The alien craft exploded invisible to the human eye. The inhabitants had exited over an hour ago, running amazingly fast past the animals lying lazily on the sun scorched land who barely gave them a glance, such was their speed.
Marsha's mom said a second rosary just before going to bed after the long and happy day that was Marsha's wedding. She had never believed that her plain yet loving daughter could have made such a good match. Tom was not only clever, strong and good looking but he was such a homely man, loved helping with the farm, crops...
Once in Beijing, a young girl in a red gown huddled in a doorway. She was hoping to catch a cool breeze as well as a paying customer as the slinky dress billowed behind her. Cigarettes were sexy again, and with lung disease the least of her worries, she inhaled with abandon. Another night, another John...
But tonight was different, because as she bent to tap the ashes from her cigarette, she saw a green cloth protruding from behind the fake potted plant near the doorway. Curiousity getting the better of her, she pulled aside the leaves to find the...
Hard to think now, gazing into her eyes as we lay side by side, that we'd only met on the train an hour ago. I'd been standing at first. She sat with a mother and two small kids, chatting away; she'd been so gentle, loving, playful with them. Occasionally, she'd look out the window. Several times she caught my eye in the glass, and smiled at my dimmer reflection. When the family got off at Bristol I sat down, the carriage empty now. We chatted about our lives, her boyfriend, my wife and grown up daughters. A generation gap meant...
"Come here," I whisper loud enough for her to hear me.
She gives me a look and laughs, tilting her head up to the sky.
The bark of the palm tree leaning over the ocean against my hand is hard but smooth.
Like the shore's winds blew away every crack and bump.
"Here," I pat my lap as I prop myself against the tree.
Mocking a shocked look, she kicks the sand up so it sticks against my wet foot.
I stare down for a moment as she comes to settle on my lap.
Her hair smells like salt...
Rudolph ran as fast as his four legs would carry him. He had run out of fairy dust over a remote forest, and unfortunately it was deer season.
The celebrity found it hard to blend in with his shiny nose. In fact, it was damn near impossible. His snoz glowed like a blinking beacon, one the hunting party was only too glad to follow. He heard a voice, not far off, call, “I see him over here, boys!”
Damnation, but they were close!
Rudolph searched the area. Could he pull the ol' mud over the nose trick again? No, who...
“You’re looking down in the mouth.” Teddy had said. Earnest waited. He knew more was coming. More was always coming. Teddy sidled up to it.
“Bill and I were just saying… ‘Ernie is looking *decidedly* down in the mouth.’ he said to me.”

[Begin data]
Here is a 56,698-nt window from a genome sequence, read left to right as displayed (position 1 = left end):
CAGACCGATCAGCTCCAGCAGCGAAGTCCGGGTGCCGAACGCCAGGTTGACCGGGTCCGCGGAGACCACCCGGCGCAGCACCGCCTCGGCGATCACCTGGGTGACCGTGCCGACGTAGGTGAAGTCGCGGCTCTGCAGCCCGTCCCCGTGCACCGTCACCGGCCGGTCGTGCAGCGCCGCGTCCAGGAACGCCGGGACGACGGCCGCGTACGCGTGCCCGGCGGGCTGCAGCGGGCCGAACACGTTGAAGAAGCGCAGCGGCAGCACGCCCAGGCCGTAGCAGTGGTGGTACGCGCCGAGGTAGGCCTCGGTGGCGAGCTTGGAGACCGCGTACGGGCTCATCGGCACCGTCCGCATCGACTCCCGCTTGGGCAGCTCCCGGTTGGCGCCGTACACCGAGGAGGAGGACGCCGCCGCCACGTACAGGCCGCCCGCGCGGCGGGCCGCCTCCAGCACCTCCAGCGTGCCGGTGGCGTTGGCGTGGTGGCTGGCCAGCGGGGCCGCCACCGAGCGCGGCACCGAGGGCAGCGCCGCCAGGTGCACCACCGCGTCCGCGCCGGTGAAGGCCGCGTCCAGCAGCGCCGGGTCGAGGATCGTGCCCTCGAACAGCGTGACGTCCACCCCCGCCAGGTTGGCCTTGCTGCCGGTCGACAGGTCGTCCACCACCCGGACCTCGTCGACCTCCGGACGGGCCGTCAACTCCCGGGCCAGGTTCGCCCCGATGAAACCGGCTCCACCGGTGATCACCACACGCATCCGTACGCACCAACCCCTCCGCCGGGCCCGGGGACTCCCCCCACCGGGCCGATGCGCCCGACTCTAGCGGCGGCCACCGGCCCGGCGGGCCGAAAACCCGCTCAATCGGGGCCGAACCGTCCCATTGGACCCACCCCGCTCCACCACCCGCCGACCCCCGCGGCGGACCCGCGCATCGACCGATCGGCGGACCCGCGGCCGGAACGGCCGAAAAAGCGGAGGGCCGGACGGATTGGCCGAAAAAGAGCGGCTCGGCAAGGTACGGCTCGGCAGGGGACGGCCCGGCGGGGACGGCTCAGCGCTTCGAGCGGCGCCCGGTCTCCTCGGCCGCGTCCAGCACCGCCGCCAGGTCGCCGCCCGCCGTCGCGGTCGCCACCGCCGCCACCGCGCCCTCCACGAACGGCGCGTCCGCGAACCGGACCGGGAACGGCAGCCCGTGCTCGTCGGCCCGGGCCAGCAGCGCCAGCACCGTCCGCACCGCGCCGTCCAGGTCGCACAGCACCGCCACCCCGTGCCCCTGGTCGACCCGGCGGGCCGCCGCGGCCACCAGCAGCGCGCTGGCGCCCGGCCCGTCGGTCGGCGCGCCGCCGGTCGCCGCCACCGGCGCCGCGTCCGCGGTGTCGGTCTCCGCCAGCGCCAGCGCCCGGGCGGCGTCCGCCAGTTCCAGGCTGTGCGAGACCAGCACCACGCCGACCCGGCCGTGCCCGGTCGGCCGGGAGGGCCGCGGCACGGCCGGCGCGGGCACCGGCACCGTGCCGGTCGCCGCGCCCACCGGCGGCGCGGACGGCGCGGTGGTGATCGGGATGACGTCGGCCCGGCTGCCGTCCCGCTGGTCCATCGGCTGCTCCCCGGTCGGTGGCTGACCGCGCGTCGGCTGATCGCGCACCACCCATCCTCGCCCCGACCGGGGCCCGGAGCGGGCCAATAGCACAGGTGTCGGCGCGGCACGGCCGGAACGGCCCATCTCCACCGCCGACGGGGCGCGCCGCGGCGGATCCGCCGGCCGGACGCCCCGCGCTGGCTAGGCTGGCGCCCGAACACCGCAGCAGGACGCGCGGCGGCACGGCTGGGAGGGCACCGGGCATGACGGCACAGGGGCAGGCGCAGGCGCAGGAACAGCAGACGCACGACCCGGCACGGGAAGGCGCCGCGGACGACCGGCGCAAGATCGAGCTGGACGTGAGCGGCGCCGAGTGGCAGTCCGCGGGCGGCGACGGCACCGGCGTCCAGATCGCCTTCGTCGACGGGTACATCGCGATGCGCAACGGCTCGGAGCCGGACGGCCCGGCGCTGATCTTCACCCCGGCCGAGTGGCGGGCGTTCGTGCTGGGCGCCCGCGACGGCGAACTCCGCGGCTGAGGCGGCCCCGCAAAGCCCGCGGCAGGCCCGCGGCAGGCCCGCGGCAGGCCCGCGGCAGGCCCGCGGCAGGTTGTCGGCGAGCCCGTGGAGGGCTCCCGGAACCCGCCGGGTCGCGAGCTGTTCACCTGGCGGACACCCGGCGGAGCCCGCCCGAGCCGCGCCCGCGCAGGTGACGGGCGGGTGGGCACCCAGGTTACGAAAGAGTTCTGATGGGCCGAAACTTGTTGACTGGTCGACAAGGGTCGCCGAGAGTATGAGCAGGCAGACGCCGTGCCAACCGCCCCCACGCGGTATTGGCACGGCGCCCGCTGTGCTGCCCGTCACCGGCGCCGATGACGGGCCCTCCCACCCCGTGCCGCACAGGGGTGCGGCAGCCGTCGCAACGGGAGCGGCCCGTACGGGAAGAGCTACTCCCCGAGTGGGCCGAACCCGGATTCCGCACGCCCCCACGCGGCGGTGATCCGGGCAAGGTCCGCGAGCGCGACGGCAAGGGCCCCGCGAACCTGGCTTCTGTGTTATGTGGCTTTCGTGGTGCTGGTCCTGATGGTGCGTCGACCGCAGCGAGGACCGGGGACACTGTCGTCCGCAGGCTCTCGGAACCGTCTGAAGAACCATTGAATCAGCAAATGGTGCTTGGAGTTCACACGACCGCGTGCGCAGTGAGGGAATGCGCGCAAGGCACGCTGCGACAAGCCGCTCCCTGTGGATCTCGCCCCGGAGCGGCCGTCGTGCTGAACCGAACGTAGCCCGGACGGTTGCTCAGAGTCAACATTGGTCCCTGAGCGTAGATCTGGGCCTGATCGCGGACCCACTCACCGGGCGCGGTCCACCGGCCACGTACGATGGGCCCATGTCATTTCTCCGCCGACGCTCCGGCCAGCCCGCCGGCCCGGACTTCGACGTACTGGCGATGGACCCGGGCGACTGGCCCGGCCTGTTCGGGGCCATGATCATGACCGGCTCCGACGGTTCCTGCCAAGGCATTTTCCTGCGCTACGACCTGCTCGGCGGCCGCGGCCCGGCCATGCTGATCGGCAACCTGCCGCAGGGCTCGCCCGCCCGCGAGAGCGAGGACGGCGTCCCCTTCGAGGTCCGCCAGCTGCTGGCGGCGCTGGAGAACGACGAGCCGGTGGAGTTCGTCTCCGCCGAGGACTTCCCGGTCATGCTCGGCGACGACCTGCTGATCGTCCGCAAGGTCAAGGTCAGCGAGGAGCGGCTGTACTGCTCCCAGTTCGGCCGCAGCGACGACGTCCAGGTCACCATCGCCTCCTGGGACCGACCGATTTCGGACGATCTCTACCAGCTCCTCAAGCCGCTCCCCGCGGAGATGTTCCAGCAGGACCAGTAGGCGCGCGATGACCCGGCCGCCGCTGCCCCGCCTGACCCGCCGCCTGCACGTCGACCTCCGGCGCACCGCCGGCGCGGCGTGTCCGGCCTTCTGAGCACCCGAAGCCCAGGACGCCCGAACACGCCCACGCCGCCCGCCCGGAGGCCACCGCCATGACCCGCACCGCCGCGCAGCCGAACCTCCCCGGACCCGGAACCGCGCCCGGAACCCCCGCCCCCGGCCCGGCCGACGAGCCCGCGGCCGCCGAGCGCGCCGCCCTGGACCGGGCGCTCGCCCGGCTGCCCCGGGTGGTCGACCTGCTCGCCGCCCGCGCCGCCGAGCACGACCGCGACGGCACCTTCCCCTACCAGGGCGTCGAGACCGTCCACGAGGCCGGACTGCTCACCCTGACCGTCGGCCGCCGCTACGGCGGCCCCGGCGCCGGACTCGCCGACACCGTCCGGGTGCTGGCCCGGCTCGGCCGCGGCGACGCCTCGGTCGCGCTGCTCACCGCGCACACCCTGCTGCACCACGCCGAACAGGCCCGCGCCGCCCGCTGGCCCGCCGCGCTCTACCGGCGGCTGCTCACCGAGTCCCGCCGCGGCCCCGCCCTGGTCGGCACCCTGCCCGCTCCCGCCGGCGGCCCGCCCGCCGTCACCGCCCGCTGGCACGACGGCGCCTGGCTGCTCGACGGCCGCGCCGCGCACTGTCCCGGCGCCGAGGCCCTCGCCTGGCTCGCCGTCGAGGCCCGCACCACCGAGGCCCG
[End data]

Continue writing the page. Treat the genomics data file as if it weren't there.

Earnest, who *decidedly* didn’t like anyone, least of all Teddy, calling him Ernie, sighed and waited some more.
“You need a pick me up. A tonic. Bill and I both use Blinko-wide-awake(TM)… and you can get 5% off. Just tell ‘em I sent ya…!”
“Are we done he…” Earnest started to say.
“Remember, that’s Blinko…!” his work...
I held it at arms length. A scruffy business card in battered Russian. Something like “путешествие во времени”
(“puteshestviye vo vremeni” in my mother tongue. It had been a long time. I was rusty.)
“So, you’re telling me th…”
“That time travel is possible. Probable. Inevitable. Yes.”
“Ok, old man. I’ll give you a beer. Spill…”
“Well, Sonny… that would be a waste of good beer.” The ‘old man’ smiled. “Yes, yes. I know what you mean.” He shrugged.
“We know the universe is expanding, right? And that expansion is accelerating, yes?”
“Dark energy.” I snorted.
“Precisely, and no one...
It comes from fearing science.
In America of 2025, the faithful had won. No one believed in evolution. No one believed in vaccination. No one believed in soap.
The foreign countries had taken to calling them "Potatoes" because they were white under the thick film of dirt that comes from refusing to wash.
The potatoes were in a panic. Some potato, venturing beyond his or her front door, with a long lost telescope discovered in a storage room, had pointed it at the sky and seen something move. Watching further, the potato did a bit of empirical deduction and derived...
The drop all went wrong. I told Marsha not to get the police involved but she was too scared to think straight. Joshua had been a special baby after five failed IVF attempts. It wasn't his fault that his parents were so rich or stupid as to allow a nanny to look after him without checking up on her properly. She seemed so nice when they met in the park, soothing the baby during his bouts of excessive screaming. Autism. She seemed to instantly recognise the shrill pitch. Told us it ran in her family. He wasn't really a baby...
Rose wished she'd never agreed to that picture.
The look, the provocative stare, running her hands through her hair like that? That wasn't her. How did she expect to be taken seriously as an author when her picture looked like an ad for those 1-800 numbers, the ones they put on late at night with the skimpily clad women.
Maybe she could play it off. "I write humor; it was a joke!" she'd claim. The truth was, authors got paid almost nothing to bare their souls to their readers. It didn't matter if it was humor, scifi, or even detective...